3. Suzuki K. The developing world of DOHaD. J Dev Orig Health Dis. 2018;3:266–9.

    Article  Google Scholar 

  4. Koletzko B, Godfrey KM, Poston L, Szajewska H, Van Goudoever JB, de Waard M, et al. Nutrition during pregnancy, lactation and early childhood and its implications for maternal and long-term child health: the early nutrition project recommendations. Ann Nutr Metab. 2019;2:93–106.

    Article  CAS  Google Scholar 

  5. 1,000 days. Why 1,000 days. 2020. Accessed 20 Mar 2020.

    Google Scholar 

  6. Borrelli SE, Walsh D, Spiby H. First-time mothers’ expectations of the unknown territory of childbirth: uncertainties, coping strategies and ‘going with the flow’. Midwifery. 2018;63:39–45.

    Article  PubMed  Google Scholar 

  7. Wernand JJ, Kunseler FC, Oosterman M, Beekman AT, Schuengel C. Prenatal changes in parenting self-efficacy: linkages with anxiety and depressive symptoms in primiparous women. Infant Ment Health J. 2014;35:42–50.

    Article  PubMed  Google Scholar 

  8. Wittkowski A, Garrett C, Calam R, Weisberg D. Self-report measures of parental self-efficacy: a systematic review of the current literature. J Child Fam Stud. 2017;26:2960–78.

    Article  PubMed  PubMed Central  Google Scholar 

  9. Albanese AM, Russo GR, Geller PA. The role of parental self-efficacy in parent and child well-being: a systematic review of associated outcomes. Child Care Health Dev. 2019;45:333–63.

    Article  PubMed  Google Scholar 

  10. Glatz T, Buchanan CM. Over-time associations among parental self-efficacy, promotive parenting practices, and adolescents’ externalizing behaviors. J Fam Psychol. 2015;29:427.

    Article  PubMed  Google Scholar 

  11. Jones TL, Prinz RJ. Potential roles of parental self-efficacy in parent and child adjustment: a review. Clin Psychol Rev. 2005;25:341–63.

    Article  PubMed  Google Scholar 

  12. Abdollahi F, Agajani-Delavar M, Zarghami M, Lye MS. Postpartum mental health in first-time mothers: a cohort study. Iran J Psychiatry Behav Sci. 2016;10:e426.

    PubMed  PubMed Central  Google Scholar 

  13. Gross CL, Marcussen K. Postpartum depression in mothers and fathers: the role of parenting efficacy expectations during the transition to parenthood. Sex Roles. 2017;76:290–305.

    Article  Google Scholar 

  14. Secer Z, Ogelman G. Analysing Mothers’ self-efficacy perception towards parenting in relation to peer relationships of 5-6 year-old preschool children. Educ Sci Theory Pract. 2012;12:2001–8.

    Google Scholar 

  15. Ahun MN, Consoli A, Pingault JB, Falissard B, Battaglia M, Boivin M, et al. Maternal depression symptoms and internalising problems in the offspring: the role of maternal and family factors. Eur Child Adolesc Psychiatry. 2018;27:921–32.

    Article  PubMed  Google Scholar 

  16. Heerman WJ, Taylor JL, Wallston KA, Barkin SL. Parenting self-efficacy, parent depression, and healthy childhood behaviors in a low-income minority population: a cross-sectional analysis. Matern Child Health J. 2017;21:1156–65.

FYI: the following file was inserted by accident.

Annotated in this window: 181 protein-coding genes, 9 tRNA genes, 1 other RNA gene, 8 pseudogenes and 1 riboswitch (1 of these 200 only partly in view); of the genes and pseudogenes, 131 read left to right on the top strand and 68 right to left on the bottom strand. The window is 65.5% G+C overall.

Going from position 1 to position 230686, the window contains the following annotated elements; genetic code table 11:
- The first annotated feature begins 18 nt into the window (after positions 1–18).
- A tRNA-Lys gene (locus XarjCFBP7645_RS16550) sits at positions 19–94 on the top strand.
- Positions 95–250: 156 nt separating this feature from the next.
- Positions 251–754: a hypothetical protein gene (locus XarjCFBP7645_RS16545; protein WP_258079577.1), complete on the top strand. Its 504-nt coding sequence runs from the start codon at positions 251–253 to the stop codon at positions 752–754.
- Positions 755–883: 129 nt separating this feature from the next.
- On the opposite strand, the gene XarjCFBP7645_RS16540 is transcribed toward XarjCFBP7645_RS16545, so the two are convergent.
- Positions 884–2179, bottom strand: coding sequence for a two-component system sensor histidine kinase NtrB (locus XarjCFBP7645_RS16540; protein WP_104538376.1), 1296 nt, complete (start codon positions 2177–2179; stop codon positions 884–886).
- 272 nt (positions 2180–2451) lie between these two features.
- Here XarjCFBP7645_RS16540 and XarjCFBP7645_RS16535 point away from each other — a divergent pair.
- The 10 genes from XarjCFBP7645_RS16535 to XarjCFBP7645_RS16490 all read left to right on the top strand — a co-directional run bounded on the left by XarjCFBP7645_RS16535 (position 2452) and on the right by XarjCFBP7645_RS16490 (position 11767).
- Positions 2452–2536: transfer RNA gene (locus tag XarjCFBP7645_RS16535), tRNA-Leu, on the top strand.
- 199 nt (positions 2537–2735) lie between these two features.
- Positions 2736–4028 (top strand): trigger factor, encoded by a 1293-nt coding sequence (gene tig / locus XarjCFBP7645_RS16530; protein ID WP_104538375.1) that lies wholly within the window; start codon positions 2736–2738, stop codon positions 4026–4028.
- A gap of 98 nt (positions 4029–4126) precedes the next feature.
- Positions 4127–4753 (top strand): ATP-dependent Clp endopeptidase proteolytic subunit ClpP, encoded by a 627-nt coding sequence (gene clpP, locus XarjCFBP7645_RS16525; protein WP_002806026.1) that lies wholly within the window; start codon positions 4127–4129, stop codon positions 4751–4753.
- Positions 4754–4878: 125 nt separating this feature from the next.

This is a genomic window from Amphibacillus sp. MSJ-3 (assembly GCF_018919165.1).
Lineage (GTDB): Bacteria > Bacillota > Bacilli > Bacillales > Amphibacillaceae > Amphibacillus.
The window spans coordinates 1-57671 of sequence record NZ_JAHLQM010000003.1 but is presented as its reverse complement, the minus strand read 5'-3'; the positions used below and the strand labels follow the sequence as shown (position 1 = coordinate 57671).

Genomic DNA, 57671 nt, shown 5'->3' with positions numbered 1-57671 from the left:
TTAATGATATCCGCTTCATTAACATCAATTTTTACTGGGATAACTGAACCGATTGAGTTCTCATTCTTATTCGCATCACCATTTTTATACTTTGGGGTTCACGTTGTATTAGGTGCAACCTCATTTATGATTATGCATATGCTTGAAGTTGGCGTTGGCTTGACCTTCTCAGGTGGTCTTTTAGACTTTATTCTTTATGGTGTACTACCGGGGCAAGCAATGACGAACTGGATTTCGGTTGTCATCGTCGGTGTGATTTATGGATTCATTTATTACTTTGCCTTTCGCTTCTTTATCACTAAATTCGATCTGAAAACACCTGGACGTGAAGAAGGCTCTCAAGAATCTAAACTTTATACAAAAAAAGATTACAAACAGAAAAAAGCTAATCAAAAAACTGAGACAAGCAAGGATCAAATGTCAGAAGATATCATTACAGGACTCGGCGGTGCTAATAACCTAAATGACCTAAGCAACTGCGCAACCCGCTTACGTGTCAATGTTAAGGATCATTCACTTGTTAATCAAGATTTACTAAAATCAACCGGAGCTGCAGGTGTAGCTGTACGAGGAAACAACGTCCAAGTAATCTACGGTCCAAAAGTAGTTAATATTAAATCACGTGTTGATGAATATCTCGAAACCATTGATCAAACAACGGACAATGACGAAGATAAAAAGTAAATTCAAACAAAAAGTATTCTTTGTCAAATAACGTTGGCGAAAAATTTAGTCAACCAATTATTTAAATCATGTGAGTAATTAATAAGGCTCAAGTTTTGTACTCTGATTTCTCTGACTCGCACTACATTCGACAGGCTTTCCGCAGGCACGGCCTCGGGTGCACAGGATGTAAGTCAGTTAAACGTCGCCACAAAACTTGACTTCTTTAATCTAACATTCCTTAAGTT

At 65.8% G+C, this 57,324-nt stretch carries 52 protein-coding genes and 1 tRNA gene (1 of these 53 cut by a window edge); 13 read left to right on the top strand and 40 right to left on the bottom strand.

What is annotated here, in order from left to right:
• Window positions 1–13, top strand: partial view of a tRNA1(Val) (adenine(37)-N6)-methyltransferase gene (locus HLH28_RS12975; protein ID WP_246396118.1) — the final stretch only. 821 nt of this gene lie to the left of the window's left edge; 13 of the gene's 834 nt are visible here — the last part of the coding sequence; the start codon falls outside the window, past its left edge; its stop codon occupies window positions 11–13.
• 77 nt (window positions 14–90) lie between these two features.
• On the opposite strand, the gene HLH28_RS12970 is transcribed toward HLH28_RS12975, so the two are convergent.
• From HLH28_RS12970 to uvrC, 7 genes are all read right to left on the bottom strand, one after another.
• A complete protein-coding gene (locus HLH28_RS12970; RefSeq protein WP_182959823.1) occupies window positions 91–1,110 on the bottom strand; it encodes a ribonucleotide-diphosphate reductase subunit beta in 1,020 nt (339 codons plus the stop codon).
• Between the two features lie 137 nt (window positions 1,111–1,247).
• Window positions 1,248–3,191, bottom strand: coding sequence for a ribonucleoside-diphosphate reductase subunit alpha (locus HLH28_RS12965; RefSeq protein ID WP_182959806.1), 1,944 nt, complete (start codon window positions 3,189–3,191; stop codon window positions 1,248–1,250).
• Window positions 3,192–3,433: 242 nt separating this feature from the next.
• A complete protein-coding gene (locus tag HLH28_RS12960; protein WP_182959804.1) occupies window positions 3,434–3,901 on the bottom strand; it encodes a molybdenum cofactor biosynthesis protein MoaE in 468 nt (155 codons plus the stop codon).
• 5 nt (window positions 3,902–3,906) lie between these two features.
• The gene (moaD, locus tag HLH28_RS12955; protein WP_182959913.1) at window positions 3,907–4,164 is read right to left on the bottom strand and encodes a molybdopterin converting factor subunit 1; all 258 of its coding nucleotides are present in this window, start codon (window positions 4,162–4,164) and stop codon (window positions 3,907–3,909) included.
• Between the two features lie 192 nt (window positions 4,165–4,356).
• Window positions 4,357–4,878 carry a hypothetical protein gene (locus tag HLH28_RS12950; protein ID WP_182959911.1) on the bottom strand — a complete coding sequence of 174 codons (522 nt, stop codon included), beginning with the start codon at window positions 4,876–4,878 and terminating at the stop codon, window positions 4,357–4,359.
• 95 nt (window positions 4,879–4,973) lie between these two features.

Article  PubMed  PubMed Central  Google Scholar 

  17. Bandura A. The nature and structure of self-efficacy. In: Self-efficacy: the exercise of control. New York: WH Freeman and Company; 1997. p. 37–78.

    Google Scholar 

  18. Bryanton J, Gagnon AJ, Hatem M, Johnston C. Predictors of early parenting self-efficacy: results of a prospective cohort study. Nurs Res. 2008;57:252–9.

    Article  PubMed  Google Scholar 

  19. Morse CA, Buist A, Durkin S. First-time parenthood: influences on pre-and postnatal adjustment in fathers and mothers. J Psychosom Obstet Gynaecol. 2000;21:109–20.

    Article  CAS  PubMed  Google Scholar 

  20. Mihelic M, Filus A, Morawaska A. Correlates of prenatal parenting expectations in new mothers: is better self-efficacy a potential target for preventing postnatal adjustment difficulties? Prev Sci. 2016;17:949–59.

    Article  PubMed  Google Scholar 

  21. Soltani F, Maleki A, Shobeiri F, Shamsaei F, Ahmadi F, Roshanaei G. The limbo of motherhood: women’s experiences of major challenges to cope with the first pregnancy. Midwifery. 2017;55:38–44.

    Article  PubMed  Google Scholar 

  22. Ong SF, Chan WC, Shorey S, Chong YS, Klainin-Yobas P, He HG. Postnatal experiences and support needs of first-time mothers in Singapore: a descriptive qualitative study. Midwifery. 2014;30:772–8.

    Article  PubMed  Google Scholar 

  23. Nakamura Y, Takeishi Y, Ito N, Ito M, Atogami F, Yoshizawa T. Comfort with motherhood in late pregnancy facilitates maternal role attainment in early postpartum. Tohoku J Exp Med. 2015;235:53–9.

    Article  PubMed  Google Scholar 

  24. Norling-Gustafsson A, Skaghammar K, Adolfsson A. Expectant parents’ experiences of parental education within the antenatal health service. Psychol Res Behav Manag. 2011;4:159.

    PubMed  PubMed Central  Google Scholar 

  25. Dahlen HG, Barclay LM, Homer CS. The novice birthing: theorising first-time mothers’ experiences of birth at home and in hospital in Australia. Midwifery. 2010;26:53–63.

    Article  PubMed  Google Scholar 

  26. Barimani M, Frykedal KF, Rosander M, Berlin A. Childbirth and parenting preparation in antenatal classes. Midwifery. 2018;57:1–7.